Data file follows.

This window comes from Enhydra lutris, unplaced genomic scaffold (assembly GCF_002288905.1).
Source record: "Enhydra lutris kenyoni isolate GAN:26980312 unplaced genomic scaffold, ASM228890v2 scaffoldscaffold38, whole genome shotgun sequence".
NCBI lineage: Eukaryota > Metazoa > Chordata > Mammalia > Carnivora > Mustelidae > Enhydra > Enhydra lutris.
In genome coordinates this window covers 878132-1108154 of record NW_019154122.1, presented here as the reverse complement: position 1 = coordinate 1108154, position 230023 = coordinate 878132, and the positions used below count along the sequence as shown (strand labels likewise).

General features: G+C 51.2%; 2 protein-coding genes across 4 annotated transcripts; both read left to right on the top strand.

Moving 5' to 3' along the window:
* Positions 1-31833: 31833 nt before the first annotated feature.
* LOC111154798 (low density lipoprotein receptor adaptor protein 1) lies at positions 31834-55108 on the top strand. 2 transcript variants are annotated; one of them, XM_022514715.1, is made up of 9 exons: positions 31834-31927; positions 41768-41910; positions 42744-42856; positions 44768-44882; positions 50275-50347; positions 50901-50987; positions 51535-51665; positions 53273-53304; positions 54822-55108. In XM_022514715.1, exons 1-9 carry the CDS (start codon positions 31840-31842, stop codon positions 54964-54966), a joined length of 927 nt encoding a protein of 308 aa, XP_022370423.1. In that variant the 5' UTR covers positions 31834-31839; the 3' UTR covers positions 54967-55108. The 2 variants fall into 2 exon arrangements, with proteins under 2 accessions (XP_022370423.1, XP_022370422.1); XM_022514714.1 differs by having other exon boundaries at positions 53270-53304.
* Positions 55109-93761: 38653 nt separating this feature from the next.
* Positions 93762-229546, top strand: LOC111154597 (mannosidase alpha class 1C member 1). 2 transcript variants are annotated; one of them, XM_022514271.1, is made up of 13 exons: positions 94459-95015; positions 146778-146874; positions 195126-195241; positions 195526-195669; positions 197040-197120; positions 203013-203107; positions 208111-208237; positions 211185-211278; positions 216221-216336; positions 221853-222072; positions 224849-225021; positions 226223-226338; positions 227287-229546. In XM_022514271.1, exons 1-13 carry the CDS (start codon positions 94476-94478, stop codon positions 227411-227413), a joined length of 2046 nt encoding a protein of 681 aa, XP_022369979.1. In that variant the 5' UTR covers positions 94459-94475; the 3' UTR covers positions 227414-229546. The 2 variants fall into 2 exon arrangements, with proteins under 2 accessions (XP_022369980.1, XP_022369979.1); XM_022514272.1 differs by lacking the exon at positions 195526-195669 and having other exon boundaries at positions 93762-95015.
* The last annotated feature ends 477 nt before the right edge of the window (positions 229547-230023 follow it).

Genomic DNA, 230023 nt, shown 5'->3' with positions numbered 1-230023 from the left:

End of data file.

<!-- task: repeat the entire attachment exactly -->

This window comes from Enhydra lutris, unplaced genomic scaffold (assembly GCF_002288905.1).
Source record: "Enhydra lutris kenyoni isolate GAN:26980312 unplaced genomic scaffold, ASM228890v2 scaffoldscaffold38, whole genome shotgun sequence".
NCBI lineage: Eukaryota > Metazoa > Chordata > Mammalia > Carnivora > Mustelidae > Enhydra > Enhydra lutris.
In genome coordinates this window covers 878132-1108154 of record NW_019154122.1, presented here as the reverse complement: position 1 = coordinate 1108154, position 230023 = coordinate 878132, and the positions used below count along the sequence as shown (strand labels likewise).

General features: G+C 51.2%; 2 protein-coding genes across 4 annotated transcripts; both read left to right on the top strand.

Moving 5' to 3' along the window:
* Positions 1-31833: 31833 nt before the first annotated feature.
* LOC111154798 (low density lipoprotein receptor adaptor protein 1) lies at positions 31834-55108 on the top strand. 2 transcript variants are annotated; one of them, XM_022514715.1, is made up of 9 exons: positions 31834-31927; positions 41768-41910; positions 42744-42856; positions 44768-44882; positions 50275-50347; positions 50901-50987; positions 51535-51665; positions 53273-53304; positions 54822-55108. In XM_022514715.1, exons 1-9 carry the CDS (start codon positions 31840-31842, stop codon positions 54964-54966), a joined length of 927 nt encoding a protein of 308 aa, XP_022370423.1. In that variant the 5' UTR covers positions 31834-31839; the 3' UTR covers positions 54967-55108. The 2 variants fall into 2 exon arrangements, with proteins under 2 accessions (XP_022370423.1, XP_022370422.1); XM_022514714.1 differs by having other exon boundaries at positions 53270-53304.
* Positions 55109-93761: 38653 nt separating this feature from the next.
* Positions 93762-229546, top strand: LOC111154597 (mannosidase alpha class 1C member 1). 2 transcript variants are annotated; one of them, XM_022514271.1, is made up of 13 exons: positions 94459-95015; positions 146778-146874; positions 195126-195241; positions 195526-195669; positions 197040-197120; positions 203013-203107; positions 208111-208237; positions 211185-211278; positions 216221-216336; positions 221853-222072; positions 224849-225021; positions 226223-226338; positions 227287-229546. In XM_022514271.1, exons 1-13 carry the CDS (start codon positions 94476-94478, stop codon positions 227411-227413), a joined length of 2046 nt encoding a protein of 681 aa, XP_022369979.1. In that variant the 5' UTR covers positions 94459-94475; the 3' UTR covers positions 227414-229546. The 2 variants fall into 2 exon arrangements, with proteins under 2 accessions (XP_022369980.1, XP_022369979.1); XM_022514272.1 differs by lacking the exon at positions 195526-195669 and having other exon boundaries at positions 93762-95015.
* The last annotated feature ends 477 nt before the right edge of the window (positions 229547-230023 follow it).

Genomic DNA, 230023 nt, shown 5'->3' with positions numbered 1-230023 from the left: